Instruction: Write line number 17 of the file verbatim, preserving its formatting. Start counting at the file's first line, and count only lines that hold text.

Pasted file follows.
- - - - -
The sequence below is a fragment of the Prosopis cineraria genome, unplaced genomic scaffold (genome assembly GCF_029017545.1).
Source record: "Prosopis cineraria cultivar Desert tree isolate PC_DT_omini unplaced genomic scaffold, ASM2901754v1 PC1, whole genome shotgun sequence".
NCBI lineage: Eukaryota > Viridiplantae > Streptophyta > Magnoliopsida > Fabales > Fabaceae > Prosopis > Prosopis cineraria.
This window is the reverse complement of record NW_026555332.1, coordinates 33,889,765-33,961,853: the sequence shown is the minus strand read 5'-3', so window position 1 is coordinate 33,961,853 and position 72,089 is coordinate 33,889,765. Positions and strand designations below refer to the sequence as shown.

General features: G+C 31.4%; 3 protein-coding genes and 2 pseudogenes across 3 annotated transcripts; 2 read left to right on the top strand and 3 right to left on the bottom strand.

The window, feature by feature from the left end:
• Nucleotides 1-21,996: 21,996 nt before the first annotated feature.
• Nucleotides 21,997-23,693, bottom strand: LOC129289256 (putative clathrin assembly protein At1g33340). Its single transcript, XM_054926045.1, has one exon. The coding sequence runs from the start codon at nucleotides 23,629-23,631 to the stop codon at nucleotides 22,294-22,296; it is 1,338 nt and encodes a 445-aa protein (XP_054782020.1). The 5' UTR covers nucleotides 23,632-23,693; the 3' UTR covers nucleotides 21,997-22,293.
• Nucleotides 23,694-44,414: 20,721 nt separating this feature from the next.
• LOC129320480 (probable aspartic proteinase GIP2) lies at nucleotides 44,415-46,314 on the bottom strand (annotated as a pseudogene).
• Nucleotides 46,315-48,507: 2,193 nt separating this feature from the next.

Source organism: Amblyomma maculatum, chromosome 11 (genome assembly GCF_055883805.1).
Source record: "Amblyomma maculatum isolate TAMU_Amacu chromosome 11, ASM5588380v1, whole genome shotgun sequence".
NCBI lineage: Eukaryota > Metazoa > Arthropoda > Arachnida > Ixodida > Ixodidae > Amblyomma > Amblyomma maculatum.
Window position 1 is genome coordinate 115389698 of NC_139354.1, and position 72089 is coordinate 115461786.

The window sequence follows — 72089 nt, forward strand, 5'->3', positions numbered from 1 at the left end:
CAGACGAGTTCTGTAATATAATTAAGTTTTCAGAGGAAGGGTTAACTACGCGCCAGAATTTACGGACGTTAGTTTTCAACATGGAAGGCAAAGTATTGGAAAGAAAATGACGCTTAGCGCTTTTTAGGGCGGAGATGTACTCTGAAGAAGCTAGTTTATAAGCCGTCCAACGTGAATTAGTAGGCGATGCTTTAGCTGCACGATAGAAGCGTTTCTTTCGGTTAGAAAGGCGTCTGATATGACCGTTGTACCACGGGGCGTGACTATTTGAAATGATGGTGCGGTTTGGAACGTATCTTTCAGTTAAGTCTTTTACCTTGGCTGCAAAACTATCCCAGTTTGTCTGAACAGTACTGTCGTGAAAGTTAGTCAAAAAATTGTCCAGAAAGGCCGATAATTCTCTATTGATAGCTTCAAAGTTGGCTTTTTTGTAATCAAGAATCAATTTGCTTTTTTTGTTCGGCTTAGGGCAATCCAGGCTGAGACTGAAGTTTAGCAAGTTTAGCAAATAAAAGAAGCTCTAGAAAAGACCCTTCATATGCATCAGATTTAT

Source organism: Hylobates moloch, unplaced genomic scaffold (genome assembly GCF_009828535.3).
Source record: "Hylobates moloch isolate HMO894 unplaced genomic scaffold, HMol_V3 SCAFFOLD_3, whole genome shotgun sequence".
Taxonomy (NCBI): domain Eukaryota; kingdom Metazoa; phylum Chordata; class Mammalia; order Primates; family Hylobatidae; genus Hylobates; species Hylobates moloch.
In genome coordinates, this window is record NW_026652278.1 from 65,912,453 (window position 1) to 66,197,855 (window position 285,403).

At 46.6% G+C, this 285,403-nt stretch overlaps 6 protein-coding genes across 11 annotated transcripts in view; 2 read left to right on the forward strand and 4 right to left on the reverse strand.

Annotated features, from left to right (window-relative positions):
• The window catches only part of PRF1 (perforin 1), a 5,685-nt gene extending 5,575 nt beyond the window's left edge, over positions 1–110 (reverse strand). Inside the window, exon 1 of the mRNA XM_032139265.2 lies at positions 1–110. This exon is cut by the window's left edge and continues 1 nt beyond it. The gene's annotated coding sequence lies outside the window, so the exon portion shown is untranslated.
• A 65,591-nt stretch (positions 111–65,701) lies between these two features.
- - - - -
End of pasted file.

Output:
CAGACGAGTTCTGTAATATAATTAAGTTTTCAGAGGAAGGGTTAACTACGCGCCAGAATTTACGGACGTTAGTTTTCAACATGGAAGGCAAAGTATTGGAAAGAAAATGACGCTTAGCGCTTTTTAGGGCGGAGATGTACTCTGAAGAAGCTAGTTTATAAGCCGTCCAACGTGAATTAGTAGGCGATGCTTTAGCTGCACGATAGAAGCGTTTCTTTCGGTTAGAAAGGCGTCTGATATGACCGTTGTACCACGGGGCGTGACTATTTGAAATGATGGTGCGGTTTGGAACGTATCTTTCAGTTAAGTCTTTTACCTTGGCTGCAAAACTATCCCAGTTTGTCTGAACAGTACTGTCGTGAAAGTTAGTCAAAAAATTGTCCAGAAAGGCCGATAATTCTCTATTGATAGCTTCAAAGTTGGCTTTTTTGTAATCAAGAATCAATTTGCTTTTTTTGTTCGGCTTAGGGCAATCCAGGCTGAGACTGAAGTTTAGCAAGTTTAGCAAATAAAAGAAGCTCTAGAAAAGACCCTTCATATGCATCAGATTTAT